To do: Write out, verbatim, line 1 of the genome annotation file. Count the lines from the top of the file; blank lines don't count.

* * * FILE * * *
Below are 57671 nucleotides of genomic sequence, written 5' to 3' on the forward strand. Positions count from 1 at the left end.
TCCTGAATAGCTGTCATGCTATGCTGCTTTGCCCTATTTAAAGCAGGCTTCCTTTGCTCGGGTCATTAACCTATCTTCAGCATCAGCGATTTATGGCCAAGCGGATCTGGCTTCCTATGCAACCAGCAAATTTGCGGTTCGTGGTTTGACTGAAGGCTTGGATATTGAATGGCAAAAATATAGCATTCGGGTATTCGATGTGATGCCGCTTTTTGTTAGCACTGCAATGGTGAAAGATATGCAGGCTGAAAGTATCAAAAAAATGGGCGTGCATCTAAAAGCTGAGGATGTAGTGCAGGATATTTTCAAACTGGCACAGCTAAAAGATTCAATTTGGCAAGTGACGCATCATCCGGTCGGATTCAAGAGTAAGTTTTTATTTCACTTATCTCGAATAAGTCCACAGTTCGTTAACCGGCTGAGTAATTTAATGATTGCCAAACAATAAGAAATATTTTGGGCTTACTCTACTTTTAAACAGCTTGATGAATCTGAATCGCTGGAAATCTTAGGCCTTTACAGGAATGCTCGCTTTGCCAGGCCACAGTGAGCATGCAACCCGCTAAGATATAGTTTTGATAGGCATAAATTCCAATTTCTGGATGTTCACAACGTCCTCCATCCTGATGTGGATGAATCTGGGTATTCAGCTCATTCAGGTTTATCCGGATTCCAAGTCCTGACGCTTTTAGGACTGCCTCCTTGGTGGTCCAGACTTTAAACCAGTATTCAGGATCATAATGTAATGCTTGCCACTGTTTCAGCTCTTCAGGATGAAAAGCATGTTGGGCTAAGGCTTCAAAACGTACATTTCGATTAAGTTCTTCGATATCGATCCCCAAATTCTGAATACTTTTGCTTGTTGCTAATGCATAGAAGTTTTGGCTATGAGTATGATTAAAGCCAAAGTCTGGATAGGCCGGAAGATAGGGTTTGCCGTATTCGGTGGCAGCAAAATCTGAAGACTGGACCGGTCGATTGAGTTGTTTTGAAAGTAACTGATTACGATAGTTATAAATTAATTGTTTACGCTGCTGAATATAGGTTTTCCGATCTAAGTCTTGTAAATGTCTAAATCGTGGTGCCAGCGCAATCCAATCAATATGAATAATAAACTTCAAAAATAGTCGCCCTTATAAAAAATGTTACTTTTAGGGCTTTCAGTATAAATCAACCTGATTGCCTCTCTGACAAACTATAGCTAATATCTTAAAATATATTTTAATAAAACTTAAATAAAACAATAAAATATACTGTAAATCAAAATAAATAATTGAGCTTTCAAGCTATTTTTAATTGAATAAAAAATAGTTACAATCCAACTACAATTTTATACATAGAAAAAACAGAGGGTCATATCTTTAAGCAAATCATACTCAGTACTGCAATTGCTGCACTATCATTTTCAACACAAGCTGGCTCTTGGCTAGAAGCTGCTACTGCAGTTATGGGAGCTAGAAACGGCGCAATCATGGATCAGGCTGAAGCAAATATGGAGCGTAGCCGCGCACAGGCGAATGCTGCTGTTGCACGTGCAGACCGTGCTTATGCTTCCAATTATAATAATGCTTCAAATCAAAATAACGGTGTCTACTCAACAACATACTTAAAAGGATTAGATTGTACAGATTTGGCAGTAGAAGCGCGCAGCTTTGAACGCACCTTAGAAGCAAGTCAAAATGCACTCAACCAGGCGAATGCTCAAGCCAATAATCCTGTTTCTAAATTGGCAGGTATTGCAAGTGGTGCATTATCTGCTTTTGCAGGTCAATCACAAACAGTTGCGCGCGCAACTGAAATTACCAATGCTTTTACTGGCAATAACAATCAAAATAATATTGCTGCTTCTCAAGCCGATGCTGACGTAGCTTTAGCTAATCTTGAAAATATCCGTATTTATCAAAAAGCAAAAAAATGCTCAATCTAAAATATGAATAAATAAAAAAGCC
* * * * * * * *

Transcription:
Below are 57671 nucleotides of genomic sequence, written 5' to 3' on the forward strand. Positions count from 1 at the left end.